September 28, 2020 - 1:00pm
Co-sponsored by the Department of English, The Humanities Center, The Year of Creativity (2019/20), the Center for Creativity, the Pittsburgh Contemporary Writers Series, and the Office of the Associate Dean for Undergraduate Studies.
Emily Greenwood’s opening talk for Collective Protest and Rebellion: A CAAPP Black Study Intensive, shows us how, without our knowing, the language we take up can have a trail of repression. But, there’s hope. “Overthrowing Deadly Metaphors” takes a single Greek phrase that has a long and difficult entanglement in American racial slavery and that is still very much of our moment, and shows how various black authors give us the tools to dismantle and subvert this phrase. This event is co-presented with the University of Pittsburgh’s Humanities Center and will be moderated by Dan Kubis, Senior Lecturer in the Department of English.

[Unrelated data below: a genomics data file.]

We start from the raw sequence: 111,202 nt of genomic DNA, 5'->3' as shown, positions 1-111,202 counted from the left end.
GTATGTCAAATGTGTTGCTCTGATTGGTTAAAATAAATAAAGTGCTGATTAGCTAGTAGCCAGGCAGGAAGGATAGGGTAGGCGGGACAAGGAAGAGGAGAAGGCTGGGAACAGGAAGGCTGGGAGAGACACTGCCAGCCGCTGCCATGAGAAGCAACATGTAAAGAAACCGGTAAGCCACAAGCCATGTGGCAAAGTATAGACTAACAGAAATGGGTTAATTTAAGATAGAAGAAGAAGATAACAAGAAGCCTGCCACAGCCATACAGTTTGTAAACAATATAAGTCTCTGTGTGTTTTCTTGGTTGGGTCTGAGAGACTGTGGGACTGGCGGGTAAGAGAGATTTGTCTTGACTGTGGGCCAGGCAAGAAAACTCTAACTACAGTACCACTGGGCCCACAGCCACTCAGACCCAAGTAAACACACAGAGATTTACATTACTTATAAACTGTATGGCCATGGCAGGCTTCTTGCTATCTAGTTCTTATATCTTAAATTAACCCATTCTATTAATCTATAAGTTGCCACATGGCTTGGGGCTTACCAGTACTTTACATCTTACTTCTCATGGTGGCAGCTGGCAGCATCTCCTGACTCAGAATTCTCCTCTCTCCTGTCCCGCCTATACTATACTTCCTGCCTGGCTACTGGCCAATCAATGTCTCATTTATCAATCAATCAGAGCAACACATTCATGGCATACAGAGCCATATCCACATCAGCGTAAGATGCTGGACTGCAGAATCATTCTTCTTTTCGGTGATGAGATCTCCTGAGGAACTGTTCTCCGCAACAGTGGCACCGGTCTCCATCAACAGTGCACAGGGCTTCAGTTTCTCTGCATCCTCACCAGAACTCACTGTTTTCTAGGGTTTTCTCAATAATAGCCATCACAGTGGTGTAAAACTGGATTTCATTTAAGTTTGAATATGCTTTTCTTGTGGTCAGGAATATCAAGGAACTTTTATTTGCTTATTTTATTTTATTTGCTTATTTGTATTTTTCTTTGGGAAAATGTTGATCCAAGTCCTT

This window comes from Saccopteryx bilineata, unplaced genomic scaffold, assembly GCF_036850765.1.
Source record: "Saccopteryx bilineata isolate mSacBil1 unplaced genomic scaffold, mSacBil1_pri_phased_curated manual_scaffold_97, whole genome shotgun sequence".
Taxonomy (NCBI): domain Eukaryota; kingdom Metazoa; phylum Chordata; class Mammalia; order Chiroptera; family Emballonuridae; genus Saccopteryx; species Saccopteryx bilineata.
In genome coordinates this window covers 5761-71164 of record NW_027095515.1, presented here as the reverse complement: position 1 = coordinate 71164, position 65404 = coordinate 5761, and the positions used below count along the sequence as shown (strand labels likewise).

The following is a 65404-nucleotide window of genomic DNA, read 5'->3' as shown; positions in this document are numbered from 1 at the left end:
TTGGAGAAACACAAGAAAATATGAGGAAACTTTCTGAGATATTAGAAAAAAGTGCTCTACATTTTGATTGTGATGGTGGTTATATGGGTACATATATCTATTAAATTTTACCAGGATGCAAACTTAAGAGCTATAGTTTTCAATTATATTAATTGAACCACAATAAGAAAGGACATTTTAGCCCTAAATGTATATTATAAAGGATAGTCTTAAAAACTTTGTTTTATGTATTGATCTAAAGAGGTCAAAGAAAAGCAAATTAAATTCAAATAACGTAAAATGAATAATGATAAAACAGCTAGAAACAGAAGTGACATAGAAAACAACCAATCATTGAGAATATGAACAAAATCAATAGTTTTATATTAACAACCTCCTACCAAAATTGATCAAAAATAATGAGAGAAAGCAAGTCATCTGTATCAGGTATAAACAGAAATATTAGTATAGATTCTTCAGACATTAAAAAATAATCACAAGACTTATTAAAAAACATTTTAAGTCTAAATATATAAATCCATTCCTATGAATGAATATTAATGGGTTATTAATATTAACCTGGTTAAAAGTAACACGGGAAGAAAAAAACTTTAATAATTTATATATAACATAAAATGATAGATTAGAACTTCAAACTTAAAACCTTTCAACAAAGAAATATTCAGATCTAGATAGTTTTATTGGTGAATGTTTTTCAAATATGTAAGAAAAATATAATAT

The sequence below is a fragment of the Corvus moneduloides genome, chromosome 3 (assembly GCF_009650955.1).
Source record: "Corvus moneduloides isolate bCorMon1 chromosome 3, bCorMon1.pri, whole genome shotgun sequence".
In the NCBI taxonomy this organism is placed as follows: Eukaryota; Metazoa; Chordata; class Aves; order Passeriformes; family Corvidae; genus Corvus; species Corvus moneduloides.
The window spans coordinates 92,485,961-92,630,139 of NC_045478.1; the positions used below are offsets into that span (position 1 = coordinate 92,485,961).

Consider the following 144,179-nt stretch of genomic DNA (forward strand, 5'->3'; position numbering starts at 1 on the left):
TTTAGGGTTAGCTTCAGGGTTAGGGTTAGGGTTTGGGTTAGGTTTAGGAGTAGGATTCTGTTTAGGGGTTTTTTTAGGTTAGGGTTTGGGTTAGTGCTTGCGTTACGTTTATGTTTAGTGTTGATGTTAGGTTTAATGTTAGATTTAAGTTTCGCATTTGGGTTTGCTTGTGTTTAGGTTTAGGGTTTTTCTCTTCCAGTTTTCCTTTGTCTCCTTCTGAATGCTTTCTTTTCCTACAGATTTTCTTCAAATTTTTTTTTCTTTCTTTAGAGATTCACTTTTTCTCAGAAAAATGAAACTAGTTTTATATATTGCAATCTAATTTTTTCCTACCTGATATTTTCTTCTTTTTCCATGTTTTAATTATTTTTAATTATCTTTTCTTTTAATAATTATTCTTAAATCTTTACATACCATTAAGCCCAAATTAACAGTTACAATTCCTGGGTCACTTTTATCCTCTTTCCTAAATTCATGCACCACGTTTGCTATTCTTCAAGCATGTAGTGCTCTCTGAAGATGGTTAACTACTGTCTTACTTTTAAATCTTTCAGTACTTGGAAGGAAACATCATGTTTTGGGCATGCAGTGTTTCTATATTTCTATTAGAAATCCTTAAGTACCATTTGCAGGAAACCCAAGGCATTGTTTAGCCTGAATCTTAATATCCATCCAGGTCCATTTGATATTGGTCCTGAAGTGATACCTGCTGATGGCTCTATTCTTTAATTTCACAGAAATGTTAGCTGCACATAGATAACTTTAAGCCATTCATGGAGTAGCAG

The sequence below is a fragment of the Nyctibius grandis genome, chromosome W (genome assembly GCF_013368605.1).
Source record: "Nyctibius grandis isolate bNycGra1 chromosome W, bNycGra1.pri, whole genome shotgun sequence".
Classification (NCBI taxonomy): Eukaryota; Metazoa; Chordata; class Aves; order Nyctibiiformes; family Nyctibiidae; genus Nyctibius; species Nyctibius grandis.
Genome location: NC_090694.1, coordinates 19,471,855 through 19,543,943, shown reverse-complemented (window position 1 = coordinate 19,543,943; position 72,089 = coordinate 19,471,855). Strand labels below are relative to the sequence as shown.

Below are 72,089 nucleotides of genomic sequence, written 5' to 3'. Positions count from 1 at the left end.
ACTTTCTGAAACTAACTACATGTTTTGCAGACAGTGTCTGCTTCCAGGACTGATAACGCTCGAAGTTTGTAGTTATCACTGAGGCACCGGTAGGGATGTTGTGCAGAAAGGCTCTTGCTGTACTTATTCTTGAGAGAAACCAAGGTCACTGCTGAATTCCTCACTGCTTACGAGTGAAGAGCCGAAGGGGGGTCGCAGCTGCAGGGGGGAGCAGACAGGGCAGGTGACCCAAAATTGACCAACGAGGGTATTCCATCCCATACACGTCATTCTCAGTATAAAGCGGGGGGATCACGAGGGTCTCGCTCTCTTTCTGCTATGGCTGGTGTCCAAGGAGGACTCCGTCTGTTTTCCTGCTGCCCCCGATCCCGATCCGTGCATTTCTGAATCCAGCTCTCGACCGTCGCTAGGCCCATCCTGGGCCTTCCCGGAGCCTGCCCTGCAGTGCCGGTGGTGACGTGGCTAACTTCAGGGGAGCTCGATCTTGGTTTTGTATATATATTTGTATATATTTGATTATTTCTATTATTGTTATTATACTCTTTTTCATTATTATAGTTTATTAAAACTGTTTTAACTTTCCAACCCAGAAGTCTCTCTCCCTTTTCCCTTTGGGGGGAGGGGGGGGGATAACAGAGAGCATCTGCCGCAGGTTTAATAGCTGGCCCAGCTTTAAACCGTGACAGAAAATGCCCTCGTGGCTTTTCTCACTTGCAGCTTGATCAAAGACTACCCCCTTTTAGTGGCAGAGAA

A leading figure in her intersecting fields, Emily Greenwood is a Professor of Classics and African American Studies at Yale University. She specializes in ancient Greek literature and responses to ancient Greece and Rome in Black traditions. Her publications include Afro-Greeks: Dialogues Between Anglophone Caribbean Literature and Classics in the Twentieth Century (2010), and Thucydides and the Shaping of History (2006). Her current book project is entitled Black Classicisms and the Expansion of the Classical Tradition.
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